Subsequently, every political party has begun appeasing voters with freebies such as fee reimbursement scheme, free power supply for agriculture, crop loan waiver, 25 paise interest (pavala vaddi) etc. As such schemes fetched them votes in the elections, they have become the order of the day.
In a way, subsidies for food grains, agriculture inputs and electricity, besides education and healthcare are understandable to some extent in the Indian context, but it was disgusting to see political parties competing with one another in offering everything free to the people to attract their votes.
Take the case of crop loan waiver. It was envisaged to prevent growing number of suicides by farmers due to crop failures on account of natural calamities. But it has become a regular practice for the parties to come up with crop loan waiver promise. If one political party announces crop loan waiver up to Rs 1 lakh, another party is promising to raise the cap to Rs 2 lakh, which has resulted in draining of state exchequer. This has virtually crippled the banking system.
The free power supply introduced by Y S Rajasekhar Reddy in 2004 has, no doubt, provided a big relief to the farm sector which was facing the burden of high power tariff in the post-reforms era, but it has now become a permanent feature in both the Telugu states. In fact, Andhra Pradesh Chief Minister Y S Jagan Mohan Reddy government declared that there would no power charges on agriculture sector for another 30 years. Needless to say, he wants to be in power for such a long period.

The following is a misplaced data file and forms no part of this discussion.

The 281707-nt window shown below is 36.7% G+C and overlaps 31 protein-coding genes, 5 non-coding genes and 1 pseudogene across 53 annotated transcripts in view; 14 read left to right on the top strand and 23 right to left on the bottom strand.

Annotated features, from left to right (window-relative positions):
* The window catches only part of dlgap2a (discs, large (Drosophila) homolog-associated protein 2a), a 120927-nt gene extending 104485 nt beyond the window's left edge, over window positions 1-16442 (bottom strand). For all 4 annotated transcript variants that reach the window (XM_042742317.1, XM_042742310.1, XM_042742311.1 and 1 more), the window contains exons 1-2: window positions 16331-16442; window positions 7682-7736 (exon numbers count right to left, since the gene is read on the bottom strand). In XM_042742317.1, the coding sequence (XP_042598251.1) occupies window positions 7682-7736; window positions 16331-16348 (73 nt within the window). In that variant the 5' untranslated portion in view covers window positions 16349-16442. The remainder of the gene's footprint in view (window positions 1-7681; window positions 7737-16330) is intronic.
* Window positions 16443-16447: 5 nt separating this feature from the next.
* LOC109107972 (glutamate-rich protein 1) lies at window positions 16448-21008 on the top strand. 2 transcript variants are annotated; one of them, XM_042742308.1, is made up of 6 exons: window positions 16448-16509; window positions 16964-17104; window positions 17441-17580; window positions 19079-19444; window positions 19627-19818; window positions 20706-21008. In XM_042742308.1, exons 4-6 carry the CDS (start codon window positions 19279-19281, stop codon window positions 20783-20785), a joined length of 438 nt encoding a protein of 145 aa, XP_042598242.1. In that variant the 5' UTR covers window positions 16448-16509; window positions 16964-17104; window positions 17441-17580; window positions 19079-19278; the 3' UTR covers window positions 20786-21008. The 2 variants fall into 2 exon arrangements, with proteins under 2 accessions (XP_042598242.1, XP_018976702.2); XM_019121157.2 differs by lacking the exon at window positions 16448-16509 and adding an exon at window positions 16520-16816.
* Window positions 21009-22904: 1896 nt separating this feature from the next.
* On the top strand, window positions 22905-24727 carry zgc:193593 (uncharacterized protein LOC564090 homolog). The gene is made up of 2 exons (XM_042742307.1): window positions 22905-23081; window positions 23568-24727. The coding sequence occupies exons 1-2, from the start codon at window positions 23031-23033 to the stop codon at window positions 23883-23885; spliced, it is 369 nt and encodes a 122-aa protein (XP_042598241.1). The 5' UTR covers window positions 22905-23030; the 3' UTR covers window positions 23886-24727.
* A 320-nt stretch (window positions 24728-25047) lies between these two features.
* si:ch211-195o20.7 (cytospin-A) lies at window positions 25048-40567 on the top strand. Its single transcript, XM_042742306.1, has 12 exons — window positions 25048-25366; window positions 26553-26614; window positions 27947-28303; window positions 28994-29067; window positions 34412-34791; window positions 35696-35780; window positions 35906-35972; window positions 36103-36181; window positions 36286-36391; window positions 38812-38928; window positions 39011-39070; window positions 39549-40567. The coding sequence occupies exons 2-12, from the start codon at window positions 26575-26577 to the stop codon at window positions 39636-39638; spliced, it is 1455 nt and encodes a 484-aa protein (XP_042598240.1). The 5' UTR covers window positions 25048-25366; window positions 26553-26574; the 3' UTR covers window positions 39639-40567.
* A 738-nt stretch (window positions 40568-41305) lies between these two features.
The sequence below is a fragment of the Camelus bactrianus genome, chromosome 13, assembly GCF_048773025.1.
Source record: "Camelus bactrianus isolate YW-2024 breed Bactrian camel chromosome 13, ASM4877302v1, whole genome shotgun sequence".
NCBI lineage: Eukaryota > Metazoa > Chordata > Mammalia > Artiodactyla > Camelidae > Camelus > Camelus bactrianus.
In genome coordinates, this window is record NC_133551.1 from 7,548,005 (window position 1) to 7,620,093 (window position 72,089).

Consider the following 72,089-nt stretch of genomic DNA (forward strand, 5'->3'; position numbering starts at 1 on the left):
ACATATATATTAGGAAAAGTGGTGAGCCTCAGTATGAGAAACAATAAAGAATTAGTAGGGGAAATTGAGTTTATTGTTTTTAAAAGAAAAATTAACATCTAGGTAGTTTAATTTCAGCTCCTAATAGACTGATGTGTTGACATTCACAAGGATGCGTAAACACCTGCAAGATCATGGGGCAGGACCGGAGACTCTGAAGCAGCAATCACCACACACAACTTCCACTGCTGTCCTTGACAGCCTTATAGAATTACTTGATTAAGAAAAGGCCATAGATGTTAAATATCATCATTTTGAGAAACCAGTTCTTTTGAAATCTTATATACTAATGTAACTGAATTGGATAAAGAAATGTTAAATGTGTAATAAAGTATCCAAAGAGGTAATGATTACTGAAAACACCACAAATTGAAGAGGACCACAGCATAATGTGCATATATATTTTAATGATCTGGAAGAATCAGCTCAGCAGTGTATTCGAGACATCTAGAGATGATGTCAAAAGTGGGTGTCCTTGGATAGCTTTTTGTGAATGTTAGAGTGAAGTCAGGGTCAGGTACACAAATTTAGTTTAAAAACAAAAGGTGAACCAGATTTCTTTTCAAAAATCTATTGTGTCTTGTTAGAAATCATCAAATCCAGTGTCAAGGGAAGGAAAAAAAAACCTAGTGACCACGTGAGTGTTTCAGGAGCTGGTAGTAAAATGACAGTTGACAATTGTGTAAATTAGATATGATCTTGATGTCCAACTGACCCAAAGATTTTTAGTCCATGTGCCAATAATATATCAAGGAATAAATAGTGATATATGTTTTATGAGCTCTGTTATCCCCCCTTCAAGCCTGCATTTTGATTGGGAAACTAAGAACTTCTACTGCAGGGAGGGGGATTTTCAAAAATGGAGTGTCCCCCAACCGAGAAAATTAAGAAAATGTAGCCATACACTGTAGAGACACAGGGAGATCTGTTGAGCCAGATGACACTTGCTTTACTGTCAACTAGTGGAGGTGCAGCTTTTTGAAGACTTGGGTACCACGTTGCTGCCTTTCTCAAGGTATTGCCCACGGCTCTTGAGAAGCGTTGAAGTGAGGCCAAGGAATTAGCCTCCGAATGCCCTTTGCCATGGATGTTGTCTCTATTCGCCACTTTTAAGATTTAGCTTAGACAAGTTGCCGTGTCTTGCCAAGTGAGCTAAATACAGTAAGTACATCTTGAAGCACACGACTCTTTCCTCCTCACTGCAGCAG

The Rythu Bandhu scheme introduced by the TRS in May 2018, seeking to provide Rs 4,000 per acre per season to each farmer, irrespective of the size of the landholding, fetched massive political dividends to the TRS in the December 2018 assembly elections in the state and brought him back to power for a second successive term. Now, many states and even the Narendra Modi government came out with similar schemes to attract voters.